Even through the three examples that you gave, I wouldn't even mitigate against those. Those were consistent with what we've seen — the party's recent embrace of white nationalism, sort of this fake populism that's born out of the Southern strategy of Richard Nixon in the 1960s. Ken Mehlman when he was chairman, myself when I was chairman, declared that was an anathema to the party's basic philosophy and ideas. What we've been pushing has been pushed aside for an embrace of this. So having those members of Congress and senators go out and say these things, it's just an affirmation of that.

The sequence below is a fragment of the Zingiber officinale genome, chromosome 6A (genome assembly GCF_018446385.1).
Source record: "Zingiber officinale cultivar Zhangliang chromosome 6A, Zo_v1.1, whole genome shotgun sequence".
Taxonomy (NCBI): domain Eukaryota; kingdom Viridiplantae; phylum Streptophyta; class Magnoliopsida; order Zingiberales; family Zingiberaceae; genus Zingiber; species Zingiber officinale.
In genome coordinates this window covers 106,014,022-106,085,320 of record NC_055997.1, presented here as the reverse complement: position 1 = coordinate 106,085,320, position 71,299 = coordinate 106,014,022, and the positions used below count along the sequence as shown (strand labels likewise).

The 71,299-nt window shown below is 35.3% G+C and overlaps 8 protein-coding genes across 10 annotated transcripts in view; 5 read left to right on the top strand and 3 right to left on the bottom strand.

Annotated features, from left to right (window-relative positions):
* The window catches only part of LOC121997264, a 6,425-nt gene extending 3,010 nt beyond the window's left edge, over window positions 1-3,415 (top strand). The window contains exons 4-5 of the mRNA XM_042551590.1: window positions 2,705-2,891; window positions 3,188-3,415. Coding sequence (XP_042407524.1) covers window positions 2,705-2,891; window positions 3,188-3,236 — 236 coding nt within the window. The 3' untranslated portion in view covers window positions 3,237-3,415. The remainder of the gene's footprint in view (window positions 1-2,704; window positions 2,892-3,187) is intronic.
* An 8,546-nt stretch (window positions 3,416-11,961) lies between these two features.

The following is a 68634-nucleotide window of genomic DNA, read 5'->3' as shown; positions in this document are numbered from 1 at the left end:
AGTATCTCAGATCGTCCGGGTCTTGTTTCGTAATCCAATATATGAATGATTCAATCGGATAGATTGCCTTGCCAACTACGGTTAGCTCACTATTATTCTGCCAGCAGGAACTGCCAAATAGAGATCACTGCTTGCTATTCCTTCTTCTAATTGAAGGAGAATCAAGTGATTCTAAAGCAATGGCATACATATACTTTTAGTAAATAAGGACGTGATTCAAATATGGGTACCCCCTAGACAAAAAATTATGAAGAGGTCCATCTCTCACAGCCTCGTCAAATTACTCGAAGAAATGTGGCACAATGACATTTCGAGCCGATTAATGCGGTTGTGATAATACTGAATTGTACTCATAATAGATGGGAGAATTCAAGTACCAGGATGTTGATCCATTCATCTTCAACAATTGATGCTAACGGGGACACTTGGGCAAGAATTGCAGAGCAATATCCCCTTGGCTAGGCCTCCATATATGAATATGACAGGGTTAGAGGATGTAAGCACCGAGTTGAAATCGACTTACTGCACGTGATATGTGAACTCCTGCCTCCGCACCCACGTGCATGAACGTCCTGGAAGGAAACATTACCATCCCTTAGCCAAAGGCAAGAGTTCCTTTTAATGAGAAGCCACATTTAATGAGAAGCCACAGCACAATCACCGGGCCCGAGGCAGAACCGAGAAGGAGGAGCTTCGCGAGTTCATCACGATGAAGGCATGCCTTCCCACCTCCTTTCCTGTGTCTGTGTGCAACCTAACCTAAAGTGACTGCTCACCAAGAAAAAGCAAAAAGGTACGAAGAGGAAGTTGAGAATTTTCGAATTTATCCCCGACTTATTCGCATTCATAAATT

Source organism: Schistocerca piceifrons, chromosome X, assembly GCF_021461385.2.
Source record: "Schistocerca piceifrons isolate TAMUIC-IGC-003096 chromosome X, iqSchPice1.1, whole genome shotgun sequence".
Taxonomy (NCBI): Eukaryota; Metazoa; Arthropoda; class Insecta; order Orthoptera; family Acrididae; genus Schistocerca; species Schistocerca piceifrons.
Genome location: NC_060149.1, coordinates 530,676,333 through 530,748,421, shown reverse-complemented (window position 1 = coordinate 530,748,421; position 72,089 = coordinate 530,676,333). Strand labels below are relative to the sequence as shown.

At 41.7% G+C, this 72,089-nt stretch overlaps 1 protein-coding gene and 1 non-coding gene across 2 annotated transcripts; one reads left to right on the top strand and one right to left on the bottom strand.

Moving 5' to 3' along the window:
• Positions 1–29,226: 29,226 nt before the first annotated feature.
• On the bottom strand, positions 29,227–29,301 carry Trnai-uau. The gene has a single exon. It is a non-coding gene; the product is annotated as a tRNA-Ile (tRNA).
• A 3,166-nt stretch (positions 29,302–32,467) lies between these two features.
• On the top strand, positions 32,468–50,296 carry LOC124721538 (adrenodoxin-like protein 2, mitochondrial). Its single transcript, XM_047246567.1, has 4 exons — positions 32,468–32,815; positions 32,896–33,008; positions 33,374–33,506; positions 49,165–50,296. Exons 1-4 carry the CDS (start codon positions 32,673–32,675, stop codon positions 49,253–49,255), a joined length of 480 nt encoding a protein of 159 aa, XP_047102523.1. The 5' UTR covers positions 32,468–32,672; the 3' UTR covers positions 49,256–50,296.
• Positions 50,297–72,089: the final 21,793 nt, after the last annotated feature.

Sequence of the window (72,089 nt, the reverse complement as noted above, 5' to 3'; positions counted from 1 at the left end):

To your point about the broader response of the party leaders, no, they're not going to push back against that, because they don't want to get primaried. They don't want a nasty soundbite from Donald Trump, or a member of the Trump family or Lindsey Graham or somebody who's going to side against them. They don't want to see what happened to Liz Cheney and others who stood on principle and supported taking down the insurrectionist acts of certain members of our community and leaders in our party. They find themselves in this very uncomfortable space where you have a Marjorie Taylor Greene and you've got a Gosar. You've got others out there saying and doing things, and the leadership is feckless. They're inept. They have been emasculated in many ways because they are not willing to risk that leadership, nor are they willing to risk their elective position, to go against those who are undermining the very fabric of who we are as a country, because there's more value in grifting off of that, raising money.